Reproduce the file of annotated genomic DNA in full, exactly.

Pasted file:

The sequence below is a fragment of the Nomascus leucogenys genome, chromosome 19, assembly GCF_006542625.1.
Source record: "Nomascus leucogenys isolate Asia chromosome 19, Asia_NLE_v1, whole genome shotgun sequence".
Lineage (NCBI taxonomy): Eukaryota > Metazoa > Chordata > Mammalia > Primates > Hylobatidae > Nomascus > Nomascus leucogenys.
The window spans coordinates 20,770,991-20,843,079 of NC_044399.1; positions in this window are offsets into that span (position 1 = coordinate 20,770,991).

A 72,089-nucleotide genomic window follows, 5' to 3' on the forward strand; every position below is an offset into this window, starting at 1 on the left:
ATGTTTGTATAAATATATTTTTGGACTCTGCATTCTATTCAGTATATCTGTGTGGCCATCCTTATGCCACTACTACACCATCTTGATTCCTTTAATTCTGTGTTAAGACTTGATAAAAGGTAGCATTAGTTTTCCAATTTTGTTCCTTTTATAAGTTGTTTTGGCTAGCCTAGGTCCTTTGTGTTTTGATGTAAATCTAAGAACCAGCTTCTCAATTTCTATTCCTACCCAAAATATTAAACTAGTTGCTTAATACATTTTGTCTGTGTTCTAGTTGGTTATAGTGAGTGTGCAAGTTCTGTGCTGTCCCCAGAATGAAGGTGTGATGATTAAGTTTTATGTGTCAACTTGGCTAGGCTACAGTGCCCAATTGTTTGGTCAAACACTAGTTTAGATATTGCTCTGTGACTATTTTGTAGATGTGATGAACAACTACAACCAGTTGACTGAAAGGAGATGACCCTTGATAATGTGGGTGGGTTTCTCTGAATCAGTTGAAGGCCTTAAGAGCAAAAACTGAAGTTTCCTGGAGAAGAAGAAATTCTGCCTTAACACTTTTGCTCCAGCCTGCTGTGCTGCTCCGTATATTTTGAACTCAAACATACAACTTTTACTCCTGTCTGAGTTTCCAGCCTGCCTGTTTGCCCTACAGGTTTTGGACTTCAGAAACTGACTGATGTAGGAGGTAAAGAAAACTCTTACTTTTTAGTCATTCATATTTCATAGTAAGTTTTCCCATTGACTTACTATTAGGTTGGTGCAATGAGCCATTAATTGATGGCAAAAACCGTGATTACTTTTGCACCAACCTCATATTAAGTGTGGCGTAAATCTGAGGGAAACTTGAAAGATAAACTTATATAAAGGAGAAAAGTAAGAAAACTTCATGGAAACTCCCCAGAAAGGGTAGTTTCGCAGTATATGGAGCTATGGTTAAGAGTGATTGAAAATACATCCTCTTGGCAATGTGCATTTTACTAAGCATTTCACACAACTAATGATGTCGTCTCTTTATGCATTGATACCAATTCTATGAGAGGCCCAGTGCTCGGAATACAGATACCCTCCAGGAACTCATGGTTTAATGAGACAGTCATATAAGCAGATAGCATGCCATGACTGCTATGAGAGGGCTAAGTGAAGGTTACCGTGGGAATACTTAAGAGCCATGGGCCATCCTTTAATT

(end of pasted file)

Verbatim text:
The sequence below is a fragment of the Nomascus leucogenys genome, chromosome 19, assembly GCF_006542625.1.
Source record: "Nomascus leucogenys isolate Asia chromosome 19, Asia_NLE_v1, whole genome shotgun sequence".
Lineage (NCBI taxonomy): Eukaryota > Metazoa > Chordata > Mammalia > Primates > Hylobatidae > Nomascus > Nomascus leucogenys.
The window spans coordinates 20,770,991-20,843,079 of NC_044399.1; positions in this window are offsets into that span (position 1 = coordinate 20,770,991).

A 72,089-nucleotide genomic window follows, 5' to 3' on the forward strand; every position below is an offset into this window, starting at 1 on the left:
ATGTTTGTATAAATATATTTTTGGACTCTGCATTCTATTCAGTATATCTGTGTGGCCATCCTTATGCCACTACTACACCATCTTGATTCCTTTAATTCTGTGTTAAGACTTGATAAAAGGTAGCATTAGTTTTCCAATTTTGTTCCTTTTATAAGTTGTTTTGGCTAGCCTAGGTCCTTTGTGTTTTGATGTAAATCTAAGAACCAGCTTCTCAATTTCTATTCCTACCCAAAATATTAAACTAGTTGCTTAATACATTTTGTCTGTGTTCTAGTTGGTTATAGTGAGTGTGCAAGTTCTGTGCTGTCCCCAGAATGAAGGTGTGATGATTAAGTTTTATGTGTCAACTTGGCTAGGCTACAGTGCCCAATTGTTTGGTCAAACACTAGTTTAGATATTGCTCTGTGACTATTTTGTAGATGTGATGAACAACTACAACCAGTTGACTGAAAGGAGATGACCCTTGATAATGTGGGTGGGTTTCTCTGAATCAGTTGAAGGCCTTAAGAGCAAAAACTGAAGTTTCCTGGAGAAGAAGAAATTCTGCCTTAACACTTTTGCTCCAGCCTGCTGTGCTGCTCCGTATATTTTGAACTCAAACATACAACTTTTACTCCTGTCTGAGTTTCCAGCCTGCCTGTTTGCCCTACAGGTTTTGGACTTCAGAAACTGACTGATGTAGGAGGTAAAGAAAACTCTTACTTTTTAGTCATTCATATTTCATAGTAAGTTTTCCCATTGACTTACTATTAGGTTGGTGCAATGAGCCATTAATTGATGGCAAAAACCGTGATTACTTTTGCACCAACCTCATATTAAGTGTGGCGTAAATCTGAGGGAAACTTGAAAGATAAACTTATATAAAGGAGAAAAGTAAGAAAACTTCATGGAAACTCCCCAGAAAGGGTAGTTTCGCAGTATATGGAGCTATGGTTAAGAGTGATTGAAAATACATCCTCTTGGCAATGTGCATTTTACTAAGCATTTCACACAACTAATGATGTCGTCTCTTTATGCATTGATACCAATTCTATGAGAGGCCCAGTGCTCGGAATACAGATACCCTCCAGGAACTCATGGTTTAATGAGACAGTCATATAAGCAGATAGCATGCCATGACTGCTATGAGAGGGCTAAGTGAAGGTTACCGTGGGAATACTTAAGAGCCATGGGCCATCCTTTAATT